QCOSTARICA – The Solis Administration promised this past week to send two bills to congress to legalize gay unions, offering same sex couples right equal to those extended by tradition to conventional married couples.
Similar bills have been put forward before but weak-kneed politicians have shunned them and in one case during the last term, an Evangelical committee chairman scuttled the move.
The bills promise to be a hot button issue and moves may be expected to duck them. Only the President’s Citizen Action Party has come out boldly for them and traditionalist Catholics, following the Church official position, and the Evangelicals are hostile to same sex unions although surveys have indicated that Costa Ricans are more favorable than many leaders.
Politicians opposed to the measures and those too timid to face them indicate that every move will be made to postpone voting and the bill face an uphill battle. The Ministry of the Presidency, which will do much of the crafting of strategy, plans that the bills will be combined.
A subcommittee of the Judiciary Committee of the Legislative Assembly will work on the bills and, according to Vice Minister of the Presidency Ana Gabriel Zuñiga, there will be plenty of time to discuss the move. This means that wavering lawmakers will have time to get accustomed to the idea.
Presidency Minister Melvin Jimenez met with representatives of so-called LGTBI (Lesbians, gays, transsexuals, bisexuals and intersexuals) groups Wednesday morning to prepare them for a sometimes bitter struggle including probably some hate language on social media.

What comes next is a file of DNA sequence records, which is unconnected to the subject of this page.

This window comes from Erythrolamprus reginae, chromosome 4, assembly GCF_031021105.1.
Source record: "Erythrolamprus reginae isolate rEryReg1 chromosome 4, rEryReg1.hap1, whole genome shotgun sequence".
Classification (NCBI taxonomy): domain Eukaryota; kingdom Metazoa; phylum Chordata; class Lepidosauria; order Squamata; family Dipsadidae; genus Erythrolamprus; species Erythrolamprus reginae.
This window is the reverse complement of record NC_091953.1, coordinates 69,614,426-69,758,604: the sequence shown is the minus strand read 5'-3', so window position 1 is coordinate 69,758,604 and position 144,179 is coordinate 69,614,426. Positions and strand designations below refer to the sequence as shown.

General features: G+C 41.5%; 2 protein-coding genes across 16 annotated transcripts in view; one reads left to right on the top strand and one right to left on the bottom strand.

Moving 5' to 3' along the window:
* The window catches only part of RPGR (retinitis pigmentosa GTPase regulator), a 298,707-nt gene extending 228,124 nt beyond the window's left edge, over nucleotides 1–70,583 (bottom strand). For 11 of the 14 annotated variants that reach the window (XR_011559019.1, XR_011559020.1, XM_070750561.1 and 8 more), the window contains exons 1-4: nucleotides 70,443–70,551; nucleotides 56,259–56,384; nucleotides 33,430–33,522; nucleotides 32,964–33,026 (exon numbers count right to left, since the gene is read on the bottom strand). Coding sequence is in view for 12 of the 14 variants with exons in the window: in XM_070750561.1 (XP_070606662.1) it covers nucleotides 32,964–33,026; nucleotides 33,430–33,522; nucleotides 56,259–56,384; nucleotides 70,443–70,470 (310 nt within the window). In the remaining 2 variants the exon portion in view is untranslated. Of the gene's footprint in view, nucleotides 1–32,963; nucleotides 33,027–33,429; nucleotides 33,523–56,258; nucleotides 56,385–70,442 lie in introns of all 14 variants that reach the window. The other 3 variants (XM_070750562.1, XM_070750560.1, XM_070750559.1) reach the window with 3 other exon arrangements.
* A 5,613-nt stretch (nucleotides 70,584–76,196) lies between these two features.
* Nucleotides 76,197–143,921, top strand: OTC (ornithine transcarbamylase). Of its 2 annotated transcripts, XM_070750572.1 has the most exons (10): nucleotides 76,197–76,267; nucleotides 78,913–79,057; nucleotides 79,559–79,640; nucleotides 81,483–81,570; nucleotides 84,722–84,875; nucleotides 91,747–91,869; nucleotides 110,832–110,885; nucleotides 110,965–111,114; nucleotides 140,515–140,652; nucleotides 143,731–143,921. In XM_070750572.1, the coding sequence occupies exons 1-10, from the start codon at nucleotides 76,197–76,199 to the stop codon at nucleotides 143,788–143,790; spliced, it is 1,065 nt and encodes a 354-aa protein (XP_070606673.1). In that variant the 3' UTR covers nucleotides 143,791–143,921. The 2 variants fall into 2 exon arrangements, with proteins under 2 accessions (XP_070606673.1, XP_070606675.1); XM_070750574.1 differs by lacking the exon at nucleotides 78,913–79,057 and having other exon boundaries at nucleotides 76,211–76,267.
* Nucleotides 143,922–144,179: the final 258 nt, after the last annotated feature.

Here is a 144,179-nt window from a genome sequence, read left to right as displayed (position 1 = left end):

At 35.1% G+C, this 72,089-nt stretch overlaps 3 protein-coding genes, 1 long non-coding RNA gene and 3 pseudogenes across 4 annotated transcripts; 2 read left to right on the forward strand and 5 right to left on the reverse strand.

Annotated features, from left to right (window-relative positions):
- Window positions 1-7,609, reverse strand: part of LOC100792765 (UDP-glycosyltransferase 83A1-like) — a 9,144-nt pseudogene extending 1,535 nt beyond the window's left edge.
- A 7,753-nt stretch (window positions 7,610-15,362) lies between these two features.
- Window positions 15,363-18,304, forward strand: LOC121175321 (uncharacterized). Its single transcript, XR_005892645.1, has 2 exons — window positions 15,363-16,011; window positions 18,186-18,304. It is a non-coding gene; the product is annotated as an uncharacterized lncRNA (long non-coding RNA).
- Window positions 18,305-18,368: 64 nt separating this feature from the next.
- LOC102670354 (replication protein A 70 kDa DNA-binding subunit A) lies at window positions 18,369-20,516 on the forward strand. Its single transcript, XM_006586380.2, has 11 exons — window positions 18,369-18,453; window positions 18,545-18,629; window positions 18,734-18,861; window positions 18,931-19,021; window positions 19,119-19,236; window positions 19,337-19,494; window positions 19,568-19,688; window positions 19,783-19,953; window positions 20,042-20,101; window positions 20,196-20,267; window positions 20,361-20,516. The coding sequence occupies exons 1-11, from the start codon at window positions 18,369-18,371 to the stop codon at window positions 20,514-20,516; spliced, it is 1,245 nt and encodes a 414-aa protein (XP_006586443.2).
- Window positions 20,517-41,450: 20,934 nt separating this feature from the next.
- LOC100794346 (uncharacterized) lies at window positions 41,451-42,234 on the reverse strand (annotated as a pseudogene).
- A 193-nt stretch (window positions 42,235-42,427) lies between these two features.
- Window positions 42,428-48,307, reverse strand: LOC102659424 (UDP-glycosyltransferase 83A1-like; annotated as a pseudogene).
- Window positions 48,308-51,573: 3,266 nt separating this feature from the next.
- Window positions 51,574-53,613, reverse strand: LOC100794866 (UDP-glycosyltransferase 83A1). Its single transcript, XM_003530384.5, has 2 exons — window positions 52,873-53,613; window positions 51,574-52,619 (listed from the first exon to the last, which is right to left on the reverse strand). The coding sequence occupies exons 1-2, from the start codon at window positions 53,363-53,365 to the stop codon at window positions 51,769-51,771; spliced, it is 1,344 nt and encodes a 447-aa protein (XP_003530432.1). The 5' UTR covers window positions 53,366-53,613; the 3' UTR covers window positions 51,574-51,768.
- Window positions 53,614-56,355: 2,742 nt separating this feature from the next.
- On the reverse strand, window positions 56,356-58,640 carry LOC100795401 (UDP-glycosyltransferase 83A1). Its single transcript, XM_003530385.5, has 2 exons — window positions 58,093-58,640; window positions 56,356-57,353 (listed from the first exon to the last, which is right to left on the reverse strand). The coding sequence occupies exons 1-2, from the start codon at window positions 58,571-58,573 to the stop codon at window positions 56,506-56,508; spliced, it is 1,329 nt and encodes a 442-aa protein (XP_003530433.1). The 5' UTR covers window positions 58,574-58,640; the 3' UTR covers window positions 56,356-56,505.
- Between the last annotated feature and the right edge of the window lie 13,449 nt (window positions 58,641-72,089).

But Zuñiga was careful not to offer rash promises to these groups, telling them that how the vote may go in each party is yet to be measured and would be better measured when the combined text is complete. She assured them that the PAC floor leader in congress, Emilia Molina, would talk up the bill to the various party members.
Zuñiga said that the emphasis would not be on the popular initiative bill presented by Broad Front lawmaker Ligia Fallas that would permit not only gay marriage but adoption by gay couples and the decision about whose surname would be assigned to an adopted child.
Zuniga was again careful in drawing the difference between Fallas’s effort and the PAC measure. “Equal marriage isn’t on our agenda. We support communal living and de facto unions,” she said, careful to use the work “unions” because “gay marriage” is almost inflammatory to some opponents.
The measure will be presented during the extraordinary session of congress in which it will be the turn of the Solis Administration to set the agenda of which bill will get precedence. That session ends April 30.